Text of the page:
Capitol Records quickly sued ReDigi for allegedly breaking copyright law, and a 2013 ruling by U.S. District Court Judge Richard Sullivan agreed. In his decision, Sullivan accused ReDigi of ignoring the laws of nature. First-sale doctrine allows people who have purchased a product to distribute it, he wrote, but it doesn’t let them make unauthorized copies. Moving digital files from one person’s computer to another, the judge argued, requires copying: “It is simply impossible that the same ‘material object’ can be transferred over the Internet.” Immediately deleting the original version doesn't change that.
John Ossenmacher, founder and chief executive of ReDigi, claims that Judge Sullivan doesn’t understand the physics involved. ReDigi, he contends, has actually figured out a way to move physical bits across the Internet. “We came out of MIT, we’re smart guys,” Ossenmacher says. His startup has continued to operate on a small scale since the ruling and plans to appeal once various issues related to the initial case are resolved.
Ossenmacher argues that copyright law already allows a service such as ReDigi—the law doesn't change just because a company uses a different form of media. He thinks any reform should simply reaffirm that digital media shouldn’t be held to different standards. Puzzling over this question would be a part of any overhaul of the Copyright Act, which some members of Congress have hinted at trying to attempt this year.
But the question of used digital media may become moot before it ever takes hold.
A transaction that looks like the sale of digital books or movies is often, in legal terms, a licensing agreement between a copyright holder and an individual user. Sure, downloading a book on a Kindle feels just like buying a paperback in a bookstore. But the digital transaction deviates from an actual sale and often includes restrictions on how the file can be distributed. Public libraries, for one, have complained that the licensing agreements for digital books make it impossible to operate as they have always done with physical copies.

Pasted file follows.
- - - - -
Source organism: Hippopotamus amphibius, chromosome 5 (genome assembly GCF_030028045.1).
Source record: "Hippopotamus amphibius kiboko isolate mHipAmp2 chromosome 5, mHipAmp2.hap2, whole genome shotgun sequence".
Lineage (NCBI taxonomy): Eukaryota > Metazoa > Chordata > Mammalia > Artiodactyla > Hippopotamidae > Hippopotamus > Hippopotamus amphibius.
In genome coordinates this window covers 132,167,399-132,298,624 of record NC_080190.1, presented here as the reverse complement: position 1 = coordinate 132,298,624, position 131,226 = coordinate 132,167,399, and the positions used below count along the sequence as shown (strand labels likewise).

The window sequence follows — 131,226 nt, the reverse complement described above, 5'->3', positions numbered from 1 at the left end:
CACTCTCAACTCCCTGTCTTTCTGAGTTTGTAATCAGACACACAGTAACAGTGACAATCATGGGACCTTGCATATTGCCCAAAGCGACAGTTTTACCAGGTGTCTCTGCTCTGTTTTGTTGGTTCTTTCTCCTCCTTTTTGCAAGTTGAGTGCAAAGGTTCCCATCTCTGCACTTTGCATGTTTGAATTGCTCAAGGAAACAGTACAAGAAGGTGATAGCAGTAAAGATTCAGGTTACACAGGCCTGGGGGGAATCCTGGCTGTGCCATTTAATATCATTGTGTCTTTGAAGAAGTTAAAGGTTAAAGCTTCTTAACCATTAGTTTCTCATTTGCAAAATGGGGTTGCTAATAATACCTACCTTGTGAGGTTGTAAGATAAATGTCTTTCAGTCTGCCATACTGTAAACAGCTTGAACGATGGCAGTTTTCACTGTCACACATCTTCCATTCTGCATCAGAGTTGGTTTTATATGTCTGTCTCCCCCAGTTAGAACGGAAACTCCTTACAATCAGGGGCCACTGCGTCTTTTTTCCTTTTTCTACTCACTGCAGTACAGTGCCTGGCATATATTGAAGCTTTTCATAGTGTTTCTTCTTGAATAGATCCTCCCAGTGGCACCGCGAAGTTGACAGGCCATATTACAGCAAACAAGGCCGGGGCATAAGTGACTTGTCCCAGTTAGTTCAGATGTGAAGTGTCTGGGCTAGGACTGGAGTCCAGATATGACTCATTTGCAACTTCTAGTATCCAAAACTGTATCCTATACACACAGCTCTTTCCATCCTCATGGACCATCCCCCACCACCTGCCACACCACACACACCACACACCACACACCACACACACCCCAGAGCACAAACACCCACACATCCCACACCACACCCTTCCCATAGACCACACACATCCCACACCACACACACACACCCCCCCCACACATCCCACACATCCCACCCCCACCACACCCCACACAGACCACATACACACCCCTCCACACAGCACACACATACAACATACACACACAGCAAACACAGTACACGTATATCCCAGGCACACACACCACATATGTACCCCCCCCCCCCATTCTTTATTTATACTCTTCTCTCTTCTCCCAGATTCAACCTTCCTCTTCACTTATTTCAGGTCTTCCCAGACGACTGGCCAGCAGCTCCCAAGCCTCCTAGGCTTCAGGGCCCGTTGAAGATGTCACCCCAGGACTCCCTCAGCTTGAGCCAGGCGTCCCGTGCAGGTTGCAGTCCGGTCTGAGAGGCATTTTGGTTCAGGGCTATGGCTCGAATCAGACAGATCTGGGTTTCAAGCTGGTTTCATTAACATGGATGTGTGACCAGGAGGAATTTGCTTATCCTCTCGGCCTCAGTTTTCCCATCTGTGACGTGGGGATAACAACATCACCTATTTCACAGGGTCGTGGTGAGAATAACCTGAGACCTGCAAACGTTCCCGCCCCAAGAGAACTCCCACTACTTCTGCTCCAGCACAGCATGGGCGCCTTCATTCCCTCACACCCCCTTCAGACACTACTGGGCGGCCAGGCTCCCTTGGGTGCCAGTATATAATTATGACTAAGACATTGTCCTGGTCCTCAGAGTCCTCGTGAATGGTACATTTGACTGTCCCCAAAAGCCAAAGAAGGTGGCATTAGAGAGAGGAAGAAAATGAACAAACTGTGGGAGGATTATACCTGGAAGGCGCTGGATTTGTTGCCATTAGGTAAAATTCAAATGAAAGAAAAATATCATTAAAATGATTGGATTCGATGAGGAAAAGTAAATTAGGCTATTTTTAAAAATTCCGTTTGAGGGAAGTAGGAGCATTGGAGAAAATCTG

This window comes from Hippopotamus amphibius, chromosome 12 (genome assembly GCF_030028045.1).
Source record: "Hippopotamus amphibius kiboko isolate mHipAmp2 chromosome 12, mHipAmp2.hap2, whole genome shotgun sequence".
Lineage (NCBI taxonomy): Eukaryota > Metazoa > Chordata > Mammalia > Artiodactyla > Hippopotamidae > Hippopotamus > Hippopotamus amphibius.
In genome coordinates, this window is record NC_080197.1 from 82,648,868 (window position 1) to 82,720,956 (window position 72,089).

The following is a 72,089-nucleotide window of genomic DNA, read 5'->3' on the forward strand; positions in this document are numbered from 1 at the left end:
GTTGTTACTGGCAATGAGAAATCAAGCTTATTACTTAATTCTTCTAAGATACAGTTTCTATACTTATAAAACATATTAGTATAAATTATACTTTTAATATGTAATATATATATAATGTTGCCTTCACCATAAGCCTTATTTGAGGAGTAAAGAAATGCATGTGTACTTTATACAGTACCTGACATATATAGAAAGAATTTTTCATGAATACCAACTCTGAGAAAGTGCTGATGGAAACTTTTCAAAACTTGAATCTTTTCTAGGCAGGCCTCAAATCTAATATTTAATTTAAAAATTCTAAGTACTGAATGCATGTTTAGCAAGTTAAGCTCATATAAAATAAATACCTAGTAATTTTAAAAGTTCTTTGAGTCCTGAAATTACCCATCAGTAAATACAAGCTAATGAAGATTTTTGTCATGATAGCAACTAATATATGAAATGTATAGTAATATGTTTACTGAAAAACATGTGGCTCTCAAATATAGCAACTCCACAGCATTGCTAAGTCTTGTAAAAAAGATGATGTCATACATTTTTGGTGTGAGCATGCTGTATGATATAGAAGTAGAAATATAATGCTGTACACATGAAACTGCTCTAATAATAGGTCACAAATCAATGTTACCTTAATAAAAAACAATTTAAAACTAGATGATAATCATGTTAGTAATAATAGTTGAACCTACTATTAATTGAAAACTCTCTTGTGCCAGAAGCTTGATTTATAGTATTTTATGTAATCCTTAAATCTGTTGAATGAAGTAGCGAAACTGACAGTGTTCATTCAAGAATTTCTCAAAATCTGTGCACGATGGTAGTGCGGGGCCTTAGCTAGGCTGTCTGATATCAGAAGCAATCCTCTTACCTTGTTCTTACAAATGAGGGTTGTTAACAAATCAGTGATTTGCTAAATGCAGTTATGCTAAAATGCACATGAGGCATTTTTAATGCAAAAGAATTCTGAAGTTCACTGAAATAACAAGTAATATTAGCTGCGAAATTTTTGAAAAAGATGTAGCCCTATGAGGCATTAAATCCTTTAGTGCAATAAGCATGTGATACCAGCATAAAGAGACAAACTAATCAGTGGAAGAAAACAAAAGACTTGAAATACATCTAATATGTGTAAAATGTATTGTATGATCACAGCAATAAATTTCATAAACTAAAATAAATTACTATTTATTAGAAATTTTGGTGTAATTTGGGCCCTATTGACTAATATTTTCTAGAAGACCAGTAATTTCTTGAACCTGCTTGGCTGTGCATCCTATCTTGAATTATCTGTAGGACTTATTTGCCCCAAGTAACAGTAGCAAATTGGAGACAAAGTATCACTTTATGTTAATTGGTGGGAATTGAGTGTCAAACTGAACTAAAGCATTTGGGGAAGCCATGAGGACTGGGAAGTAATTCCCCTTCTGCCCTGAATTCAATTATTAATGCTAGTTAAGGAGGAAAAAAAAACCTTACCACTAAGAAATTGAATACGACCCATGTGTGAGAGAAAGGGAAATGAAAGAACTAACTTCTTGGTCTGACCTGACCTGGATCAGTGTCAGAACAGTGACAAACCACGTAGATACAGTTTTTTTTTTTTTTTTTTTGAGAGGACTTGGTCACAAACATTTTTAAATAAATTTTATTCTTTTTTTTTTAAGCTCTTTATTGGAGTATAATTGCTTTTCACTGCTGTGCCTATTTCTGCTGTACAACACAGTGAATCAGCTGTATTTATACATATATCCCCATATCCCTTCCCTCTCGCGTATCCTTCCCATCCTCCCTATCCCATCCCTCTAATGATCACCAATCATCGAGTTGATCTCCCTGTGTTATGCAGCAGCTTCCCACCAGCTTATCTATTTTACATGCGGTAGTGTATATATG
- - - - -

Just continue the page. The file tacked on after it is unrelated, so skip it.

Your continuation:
Sherwin Siy, the vice president of legal affairs for digital consumer advocacy group Public Knowledge, thinks that legislators should establish new rules making it clear that transactions that feel like sales—such as those that include clicking a "buy" button—legally result it the actual transfer of ownership. "The most prominent representation of the transaction should hold," he told the House committee last June.
Clever legal wrangling aside, the idea of owning the media you consume is being weakened in the digital age. The shift to streaming music and movies and borrowed e-books takes advantage of subscription service models that grant access without ownership for a monthly fee. ReDigi, for example, allows people to sell only songs purchased on iTunes—and song downloads fell 12 percent in 2014. Streaming music, meanwhile, increased 54 percent as users abandoned iTunes for such services as Spotify, RDio, and Pandora. Netflix is ascendant in video, and services such as Scribd, Oyster, and Kindle Unlimited are trying to offer a Netflix-like experience for books. It’s not clear that the trend away from ownership and toward access through subscription is good for people who write books or sing songs for a living. But it would ease the specific fears concerning the threat of used digital media.
Video games are moving to subscription slower than books, movies, or music. In the meantime, GameStop executives are trying to persuade publishers to cooperate in the development of some version of a used marketplace. Many people are skeptical that the company can make a convincing case to the game publishers. Ossenmacher, who hopes to take ReDigi into used games at some point, isn’t one of them. “Everybody knows that what GameStop created was genius,” he says. “It made gaming affordable to everybody, and I don’t think they want to see that go away.”